With our major extension to Tate St Ives approaching completion, in the adjacent original building, “That Continuous Thing” marks the reopening of the newly refurbished Evans and Shalev galleries. This exhibition explores 100 years of ceramics with over 140 works from 50 artists from Europe, Japan and North America, examining the changing nature of the ceramics studio across the 20th century and how a new generation of UK based artists are looking again at ideas of art and craft.
Jamie Fobert Architects was invited to curate Gallery 1, which features ceramics from studio potters Bernard Leach and Shoji Hamada, shining a spotlight on the relationship between Japan and the UK from the 1910s to 40s.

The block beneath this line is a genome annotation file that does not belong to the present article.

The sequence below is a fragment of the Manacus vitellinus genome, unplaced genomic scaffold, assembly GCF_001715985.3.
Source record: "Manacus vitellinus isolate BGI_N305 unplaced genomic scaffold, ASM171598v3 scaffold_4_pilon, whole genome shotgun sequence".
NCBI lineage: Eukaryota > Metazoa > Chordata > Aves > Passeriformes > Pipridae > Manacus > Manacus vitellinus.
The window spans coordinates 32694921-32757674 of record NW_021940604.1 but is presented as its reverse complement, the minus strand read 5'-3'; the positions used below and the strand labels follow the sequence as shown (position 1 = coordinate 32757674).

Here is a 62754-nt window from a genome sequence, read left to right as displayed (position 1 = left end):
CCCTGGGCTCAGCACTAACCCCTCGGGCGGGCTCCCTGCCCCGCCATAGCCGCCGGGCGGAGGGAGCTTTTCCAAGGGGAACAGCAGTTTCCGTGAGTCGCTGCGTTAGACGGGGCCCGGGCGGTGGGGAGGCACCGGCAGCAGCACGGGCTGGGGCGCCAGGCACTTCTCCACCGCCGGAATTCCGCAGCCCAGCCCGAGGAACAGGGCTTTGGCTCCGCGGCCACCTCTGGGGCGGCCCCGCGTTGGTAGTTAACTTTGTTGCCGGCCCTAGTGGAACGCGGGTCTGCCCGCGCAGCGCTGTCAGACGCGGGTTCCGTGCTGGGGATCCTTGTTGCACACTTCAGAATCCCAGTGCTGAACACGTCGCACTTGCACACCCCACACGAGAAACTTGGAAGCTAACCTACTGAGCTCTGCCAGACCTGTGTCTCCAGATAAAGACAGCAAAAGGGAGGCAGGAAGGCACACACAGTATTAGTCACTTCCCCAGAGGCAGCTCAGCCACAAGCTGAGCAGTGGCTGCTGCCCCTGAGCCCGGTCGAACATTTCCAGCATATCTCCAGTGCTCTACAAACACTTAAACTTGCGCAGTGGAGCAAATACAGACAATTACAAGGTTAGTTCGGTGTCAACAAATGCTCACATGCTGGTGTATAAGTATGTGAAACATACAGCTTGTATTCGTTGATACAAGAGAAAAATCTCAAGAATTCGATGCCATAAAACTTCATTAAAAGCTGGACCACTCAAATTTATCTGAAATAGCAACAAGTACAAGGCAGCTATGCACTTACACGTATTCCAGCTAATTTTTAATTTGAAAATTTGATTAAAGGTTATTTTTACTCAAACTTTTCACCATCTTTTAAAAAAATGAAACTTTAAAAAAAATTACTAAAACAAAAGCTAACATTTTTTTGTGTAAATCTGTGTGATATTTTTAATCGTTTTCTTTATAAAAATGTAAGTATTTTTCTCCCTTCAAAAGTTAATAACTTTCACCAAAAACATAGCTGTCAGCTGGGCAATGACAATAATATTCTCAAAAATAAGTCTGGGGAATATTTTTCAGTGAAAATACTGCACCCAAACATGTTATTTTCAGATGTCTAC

In designing the installation of these works, a key challenge was how to show domestic objects in a high-ceilinged, white gallery space. Using a datum line suggestive of domestic scale, we painted the lower walls a warm, dark grey paint to evoke a home environment.
Inspired by furniture pieces that Leach himself designed and had made in Japan in the 1910s/20s, we conceived of a set of black mdf tables and shelving. The furniture pieces respond in scale and form to our careful groupings of ceramic pieces.
Photography (c) Tate
Bernard Leach at an exhibition of his work in Tokyo in 1920, for which he designed the furniture as well as the ceramic exhibits.